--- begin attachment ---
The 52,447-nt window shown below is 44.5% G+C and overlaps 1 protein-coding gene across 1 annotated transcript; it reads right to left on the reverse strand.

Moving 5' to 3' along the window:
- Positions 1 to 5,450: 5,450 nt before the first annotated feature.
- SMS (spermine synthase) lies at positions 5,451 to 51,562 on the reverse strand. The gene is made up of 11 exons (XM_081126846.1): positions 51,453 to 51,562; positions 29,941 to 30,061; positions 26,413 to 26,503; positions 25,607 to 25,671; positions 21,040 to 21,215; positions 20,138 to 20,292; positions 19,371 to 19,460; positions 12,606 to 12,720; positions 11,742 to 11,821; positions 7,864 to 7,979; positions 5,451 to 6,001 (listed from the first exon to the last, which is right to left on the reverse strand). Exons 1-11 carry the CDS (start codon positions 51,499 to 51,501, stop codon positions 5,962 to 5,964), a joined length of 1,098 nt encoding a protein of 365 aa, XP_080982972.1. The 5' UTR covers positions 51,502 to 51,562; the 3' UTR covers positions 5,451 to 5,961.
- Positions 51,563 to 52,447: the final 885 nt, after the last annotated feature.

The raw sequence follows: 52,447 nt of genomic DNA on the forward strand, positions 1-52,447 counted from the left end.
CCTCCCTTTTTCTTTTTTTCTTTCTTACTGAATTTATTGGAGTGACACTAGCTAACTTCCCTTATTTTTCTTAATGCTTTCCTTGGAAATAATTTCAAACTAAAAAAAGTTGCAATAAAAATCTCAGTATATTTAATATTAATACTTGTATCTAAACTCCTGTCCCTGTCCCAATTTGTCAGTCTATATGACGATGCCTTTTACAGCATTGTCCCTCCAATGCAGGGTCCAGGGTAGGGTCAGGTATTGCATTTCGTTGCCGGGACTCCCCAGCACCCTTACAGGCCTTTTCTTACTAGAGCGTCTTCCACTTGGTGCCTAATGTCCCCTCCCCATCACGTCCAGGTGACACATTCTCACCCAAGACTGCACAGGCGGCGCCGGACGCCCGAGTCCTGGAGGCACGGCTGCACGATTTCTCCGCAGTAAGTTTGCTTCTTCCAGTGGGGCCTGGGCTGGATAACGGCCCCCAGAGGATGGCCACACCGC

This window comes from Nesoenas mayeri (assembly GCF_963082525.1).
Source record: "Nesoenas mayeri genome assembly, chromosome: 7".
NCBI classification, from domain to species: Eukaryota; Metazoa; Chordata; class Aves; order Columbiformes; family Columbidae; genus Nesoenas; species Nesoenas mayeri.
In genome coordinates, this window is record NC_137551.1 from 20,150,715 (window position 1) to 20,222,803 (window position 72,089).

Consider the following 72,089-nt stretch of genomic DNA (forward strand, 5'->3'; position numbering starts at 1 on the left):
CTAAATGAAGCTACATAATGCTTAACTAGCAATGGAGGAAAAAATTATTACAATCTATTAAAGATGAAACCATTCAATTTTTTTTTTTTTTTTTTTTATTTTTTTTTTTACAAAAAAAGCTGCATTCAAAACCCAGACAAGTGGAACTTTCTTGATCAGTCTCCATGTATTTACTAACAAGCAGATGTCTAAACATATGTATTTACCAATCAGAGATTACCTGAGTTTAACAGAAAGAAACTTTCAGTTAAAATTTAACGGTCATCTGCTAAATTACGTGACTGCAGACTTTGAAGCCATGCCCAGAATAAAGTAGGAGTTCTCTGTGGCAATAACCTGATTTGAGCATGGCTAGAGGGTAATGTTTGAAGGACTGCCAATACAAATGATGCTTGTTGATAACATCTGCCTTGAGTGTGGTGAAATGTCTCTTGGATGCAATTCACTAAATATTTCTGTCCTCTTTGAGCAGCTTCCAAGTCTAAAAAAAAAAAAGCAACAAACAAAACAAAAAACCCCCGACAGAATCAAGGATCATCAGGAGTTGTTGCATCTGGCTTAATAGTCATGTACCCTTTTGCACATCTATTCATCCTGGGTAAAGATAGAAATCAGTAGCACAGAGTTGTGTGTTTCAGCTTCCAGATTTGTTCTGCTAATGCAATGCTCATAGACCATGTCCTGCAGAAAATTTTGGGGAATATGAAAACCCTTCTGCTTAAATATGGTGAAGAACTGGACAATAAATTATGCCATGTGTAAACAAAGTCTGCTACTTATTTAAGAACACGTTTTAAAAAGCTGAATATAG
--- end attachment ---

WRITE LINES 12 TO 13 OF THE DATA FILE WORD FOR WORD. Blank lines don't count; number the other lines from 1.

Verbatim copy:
Consider the following 72,089-nt stretch of genomic DNA (forward strand, 5'->3'; position numbering starts at 1 on the left):
CTAAATGAAGCTACATAATGCTTAACTAGCAATGGAGGAAAAAATTATTACAATCTATTAAAGATGAAACCATTCAATTTTTTTTTTTTTTTTTTTTATTTTTTTTTTTACAAAAAAAGCTGCATTCAAAACCCAGACAAGTGGAACTTTCTTGATCAGTCTCCATGTATTTACTAACAAGCAGATGTCTAAACATATGTATTTACCAATCAGAGATTACCTGAGTTTAACAGAAAGAAACTTTCAGTTAAAATTTAACGGTCATCTGCTAAATTACGTGACTGCAGACTTTGAAGCCATGCCCAGAATAAAGTAGGAGTTCTCTGTGGCAATAACCTGATTTGAGCATGGCTAGAGGGTAATGTTTGAAGGACTGCCAATACAAATGATGCTTGTTGATAACATCTGCCTTGAGTGTGGTGAAATGTCTCTTGGATGCAATTCACTAAATATTTCTGTCCTCTTTGAGCAGCTTCCAAGTCTAAAAAAAAAAAAGCAACAAACAAAACAAAAAACCCCCGACAGAATCAAGGATCATCAGGAGTTGTTGCATCTGGCTTAATAGTCATGTACCCTTTTGCACATCTATTCATCCTGGGTAAAGATAGAAATCAGTAGCACAGAGTTGTGTGTTTCAGCTTCCAGATTTGTTCTGCTAATGCAATGCTCATAGACCATGTCCTGCAGAAAATTTTGGGGAATATGAAAACCCTTCTGCTTAAATATGGTGAAGAACTGGACAATAAATTATGCCATGTGTAAACAAAGTCTGCTACTTATTTAAGAACACGTTTTAAAAAGCTGAATATAG